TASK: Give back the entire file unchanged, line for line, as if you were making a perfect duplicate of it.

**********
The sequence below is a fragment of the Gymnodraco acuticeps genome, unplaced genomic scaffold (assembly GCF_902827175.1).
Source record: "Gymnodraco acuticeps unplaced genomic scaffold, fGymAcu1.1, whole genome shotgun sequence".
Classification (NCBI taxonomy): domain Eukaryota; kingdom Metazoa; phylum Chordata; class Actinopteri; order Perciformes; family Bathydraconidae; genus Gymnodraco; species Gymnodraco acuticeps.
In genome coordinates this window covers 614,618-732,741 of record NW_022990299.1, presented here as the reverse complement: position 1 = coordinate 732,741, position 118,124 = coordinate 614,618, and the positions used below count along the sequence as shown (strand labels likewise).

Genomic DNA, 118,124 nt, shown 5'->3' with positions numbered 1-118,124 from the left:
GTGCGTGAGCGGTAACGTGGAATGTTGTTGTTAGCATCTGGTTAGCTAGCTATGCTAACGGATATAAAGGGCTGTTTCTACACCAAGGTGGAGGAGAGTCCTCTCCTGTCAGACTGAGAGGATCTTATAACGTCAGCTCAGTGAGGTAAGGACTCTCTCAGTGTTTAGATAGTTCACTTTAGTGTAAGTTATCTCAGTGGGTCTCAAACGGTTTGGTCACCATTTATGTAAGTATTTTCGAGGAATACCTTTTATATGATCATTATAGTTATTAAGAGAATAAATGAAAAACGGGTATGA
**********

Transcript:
The sequence below is a fragment of the Gymnodraco acuticeps genome, unplaced genomic scaffold (assembly GCF_902827175.1).
Source record: "Gymnodraco acuticeps unplaced genomic scaffold, fGymAcu1.1, whole genome shotgun sequence".
Classification (NCBI taxonomy): domain Eukaryota; kingdom Metazoa; phylum Chordata; class Actinopteri; order Perciformes; family Bathydraconidae; genus Gymnodraco; species Gymnodraco acuticeps.
In genome coordinates this window covers 614,618-732,741 of record NW_022990299.1, presented here as the reverse complement: position 1 = coordinate 732,741, position 118,124 = coordinate 614,618, and the positions used below count along the sequence as shown (strand labels likewise).

Genomic DNA, 118,124 nt, shown 5'->3' with positions numbered 1-118,124 from the left:
GTGCGTGAGCGGTAACGTGGAATGTTGTTGTTAGCATCTGGTTAGCTAGCTATGCTAACGGATATAAAGGGCTGTTTCTACACCAAGGTGGAGGAGAGTCCTCTCCTGTCAGACTGAGAGGATCTTATAACGTCAGCTCAGTGAGGTAAGGACTCTCTCAGTGTTTAGATAGTTCACTTTAGTGTAAGTTATCTCAGTGGGTCTCAAACGGTTTGGTCACCATTTATGTAAGTATTTTCGAGGAATACCTTTTATATGATCATTATAGTTATTAAGAGAATAAATGAAAAACGGGTATGA